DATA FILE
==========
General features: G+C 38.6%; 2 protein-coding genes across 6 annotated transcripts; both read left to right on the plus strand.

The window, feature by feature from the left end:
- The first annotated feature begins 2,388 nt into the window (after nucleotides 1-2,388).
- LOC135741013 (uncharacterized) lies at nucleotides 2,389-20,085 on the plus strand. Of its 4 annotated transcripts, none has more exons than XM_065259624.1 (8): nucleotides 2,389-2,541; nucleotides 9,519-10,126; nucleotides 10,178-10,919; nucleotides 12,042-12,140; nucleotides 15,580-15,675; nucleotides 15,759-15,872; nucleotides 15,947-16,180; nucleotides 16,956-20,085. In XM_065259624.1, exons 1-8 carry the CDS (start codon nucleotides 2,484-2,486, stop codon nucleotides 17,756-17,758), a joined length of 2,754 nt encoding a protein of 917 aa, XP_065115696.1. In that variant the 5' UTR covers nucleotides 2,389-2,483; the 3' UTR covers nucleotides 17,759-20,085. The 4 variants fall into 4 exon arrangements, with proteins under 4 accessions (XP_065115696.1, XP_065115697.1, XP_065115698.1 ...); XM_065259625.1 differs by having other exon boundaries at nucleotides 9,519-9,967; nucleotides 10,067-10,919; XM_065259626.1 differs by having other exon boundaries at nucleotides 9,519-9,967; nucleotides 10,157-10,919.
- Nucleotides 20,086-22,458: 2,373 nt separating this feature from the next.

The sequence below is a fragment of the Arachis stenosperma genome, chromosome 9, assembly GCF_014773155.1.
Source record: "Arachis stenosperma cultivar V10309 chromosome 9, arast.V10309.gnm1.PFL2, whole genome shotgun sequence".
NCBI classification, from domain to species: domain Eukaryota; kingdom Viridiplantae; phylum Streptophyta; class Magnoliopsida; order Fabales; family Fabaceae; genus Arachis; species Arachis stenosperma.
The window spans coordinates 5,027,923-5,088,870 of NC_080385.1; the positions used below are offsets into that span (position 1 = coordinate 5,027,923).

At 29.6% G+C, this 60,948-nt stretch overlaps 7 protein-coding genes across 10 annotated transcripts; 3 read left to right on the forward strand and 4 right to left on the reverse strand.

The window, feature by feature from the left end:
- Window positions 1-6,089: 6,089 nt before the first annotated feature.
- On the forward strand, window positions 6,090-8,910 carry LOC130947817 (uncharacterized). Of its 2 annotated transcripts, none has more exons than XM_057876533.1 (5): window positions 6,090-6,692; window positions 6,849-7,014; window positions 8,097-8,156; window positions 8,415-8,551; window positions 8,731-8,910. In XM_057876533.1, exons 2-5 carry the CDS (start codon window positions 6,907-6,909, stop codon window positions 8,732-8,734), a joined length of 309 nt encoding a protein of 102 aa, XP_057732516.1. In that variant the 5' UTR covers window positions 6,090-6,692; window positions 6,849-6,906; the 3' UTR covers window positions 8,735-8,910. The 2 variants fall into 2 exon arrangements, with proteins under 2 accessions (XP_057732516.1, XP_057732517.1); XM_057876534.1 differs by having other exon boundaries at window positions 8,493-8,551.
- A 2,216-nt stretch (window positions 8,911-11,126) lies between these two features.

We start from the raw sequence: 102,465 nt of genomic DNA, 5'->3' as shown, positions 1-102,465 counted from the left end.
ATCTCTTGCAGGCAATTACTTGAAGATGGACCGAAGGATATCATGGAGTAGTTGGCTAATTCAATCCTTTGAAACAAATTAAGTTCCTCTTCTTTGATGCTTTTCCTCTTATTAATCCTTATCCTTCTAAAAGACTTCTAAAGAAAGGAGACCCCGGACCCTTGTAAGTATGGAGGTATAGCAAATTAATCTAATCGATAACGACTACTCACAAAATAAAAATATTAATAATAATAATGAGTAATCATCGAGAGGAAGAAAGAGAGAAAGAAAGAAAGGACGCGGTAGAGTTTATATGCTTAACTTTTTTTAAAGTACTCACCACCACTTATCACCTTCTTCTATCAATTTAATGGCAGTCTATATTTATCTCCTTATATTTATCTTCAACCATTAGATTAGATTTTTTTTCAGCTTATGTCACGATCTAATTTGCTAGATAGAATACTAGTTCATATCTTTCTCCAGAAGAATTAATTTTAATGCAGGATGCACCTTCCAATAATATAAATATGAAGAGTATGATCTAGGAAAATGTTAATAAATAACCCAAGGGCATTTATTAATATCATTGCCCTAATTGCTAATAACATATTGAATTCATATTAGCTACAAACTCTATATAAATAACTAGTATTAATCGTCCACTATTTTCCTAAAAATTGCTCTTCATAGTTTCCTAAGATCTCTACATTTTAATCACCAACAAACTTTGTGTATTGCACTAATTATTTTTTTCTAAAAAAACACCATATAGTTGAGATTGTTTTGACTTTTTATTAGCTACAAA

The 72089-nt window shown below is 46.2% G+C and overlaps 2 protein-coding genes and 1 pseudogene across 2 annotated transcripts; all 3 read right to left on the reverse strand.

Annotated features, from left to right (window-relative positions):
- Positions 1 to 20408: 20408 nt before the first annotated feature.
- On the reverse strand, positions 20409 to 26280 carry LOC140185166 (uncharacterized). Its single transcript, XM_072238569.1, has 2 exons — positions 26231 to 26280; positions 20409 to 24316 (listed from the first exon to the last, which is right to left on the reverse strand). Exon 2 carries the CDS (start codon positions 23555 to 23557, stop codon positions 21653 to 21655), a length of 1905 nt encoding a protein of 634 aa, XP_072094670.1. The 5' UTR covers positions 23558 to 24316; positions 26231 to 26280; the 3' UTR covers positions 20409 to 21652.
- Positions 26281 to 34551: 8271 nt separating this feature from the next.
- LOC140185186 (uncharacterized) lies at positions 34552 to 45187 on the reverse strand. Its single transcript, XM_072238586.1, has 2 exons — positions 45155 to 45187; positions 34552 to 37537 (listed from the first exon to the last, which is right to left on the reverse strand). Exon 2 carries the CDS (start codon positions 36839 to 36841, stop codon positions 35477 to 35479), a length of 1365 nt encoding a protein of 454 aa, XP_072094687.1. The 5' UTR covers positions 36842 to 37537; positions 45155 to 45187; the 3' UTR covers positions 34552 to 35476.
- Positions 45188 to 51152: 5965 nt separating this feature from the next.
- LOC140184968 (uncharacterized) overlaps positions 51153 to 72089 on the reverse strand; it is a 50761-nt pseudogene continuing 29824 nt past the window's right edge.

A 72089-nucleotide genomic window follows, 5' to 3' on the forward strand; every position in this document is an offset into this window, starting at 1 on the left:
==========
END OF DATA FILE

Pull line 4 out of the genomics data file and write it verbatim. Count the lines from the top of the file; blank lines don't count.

- LOC135741013 (uncharacterized) lies at nucleotides 2,389-20,085 on the plus strand. Of its 4 annotated transcripts, none has more exons than XM_065259624.1 (8): nucleotides 2,389-2,541; nucleotides 9,519-10,126; nucleotides 10,178-10,919; nucleotides 12,042-12,140; nucleotides 15,580-15,675; nucleotides 15,759-15,872; nucleotides 15,947-16,180; nucleotides 16,956-20,085. In XM_065259624.1, exons 1-8 carry the CDS (start codon nucleotides 2,484-2,486, stop codon nucleotides 17,756-17,758), a joined length of 2,754 nt encoding a protein of 917 aa, XP_065115696.1. In that variant the 5' UTR covers nucleotides 2,389-2,483; the 3' UTR covers nucleotides 17,759-20,085. The 4 variants fall into 4 exon arrangements, with proteins under 4 accessions (XP_065115696.1, XP_065115697.1, XP_065115698.1 ...); XM_065259625.1 differs by having other exon boundaries at nucleotides 9,519-9,967; nucleotides 10,067-10,919; XM_065259626.1 differs by having other exon boundaries at nucleotides 9,519-9,967; nucleotides 10,157-10,919.